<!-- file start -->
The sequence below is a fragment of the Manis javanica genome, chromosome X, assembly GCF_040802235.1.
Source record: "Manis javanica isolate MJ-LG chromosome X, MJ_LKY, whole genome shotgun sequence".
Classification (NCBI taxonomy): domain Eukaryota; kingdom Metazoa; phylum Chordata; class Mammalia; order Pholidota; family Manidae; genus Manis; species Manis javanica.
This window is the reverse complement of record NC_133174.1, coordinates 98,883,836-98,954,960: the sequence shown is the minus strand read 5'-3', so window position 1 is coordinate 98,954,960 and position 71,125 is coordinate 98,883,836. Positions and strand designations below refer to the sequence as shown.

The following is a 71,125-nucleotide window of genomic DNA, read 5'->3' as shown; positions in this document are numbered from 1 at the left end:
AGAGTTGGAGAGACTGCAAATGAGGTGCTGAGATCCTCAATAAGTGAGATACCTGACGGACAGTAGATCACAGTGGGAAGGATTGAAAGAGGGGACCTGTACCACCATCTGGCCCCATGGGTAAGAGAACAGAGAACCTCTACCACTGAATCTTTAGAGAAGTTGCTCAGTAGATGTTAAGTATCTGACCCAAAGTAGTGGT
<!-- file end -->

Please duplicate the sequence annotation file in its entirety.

The sequence below is a fragment of the Manis javanica genome, chromosome X, assembly GCF_040802235.1.
Source record: "Manis javanica isolate MJ-LG chromosome X, MJ_LKY, whole genome shotgun sequence".
Classification (NCBI taxonomy): domain Eukaryota; kingdom Metazoa; phylum Chordata; class Mammalia; order Pholidota; family Manidae; genus Manis; species Manis javanica.
This window is the reverse complement of record NC_133174.1, coordinates 98,883,836-98,954,960: the sequence shown is the minus strand read 5'-3', so window position 1 is coordinate 98,954,960 and position 71,125 is coordinate 98,883,836. Positions and strand designations below refer to the sequence as shown.

The following is a 71,125-nucleotide window of genomic DNA, read 5'->3' as shown; positions in this document are numbered from 1 at the left end:
AGAGTTGGAGAGACTGCAAATGAGGTGCTGAGATCCTCAATAAGTGAGATACCTGACGGACAGTAGATCACAGTGGGAAGGATTGAAAGAGGGGACCTGTACCACCATCTGGCCCCATGGGTAAGAGAACAGAGAACCTCTACCACTGAATCTTTAGAGAAGTTGCTCAGTAGATGTTAAGTATCTGACCCAAAGTAGTGGT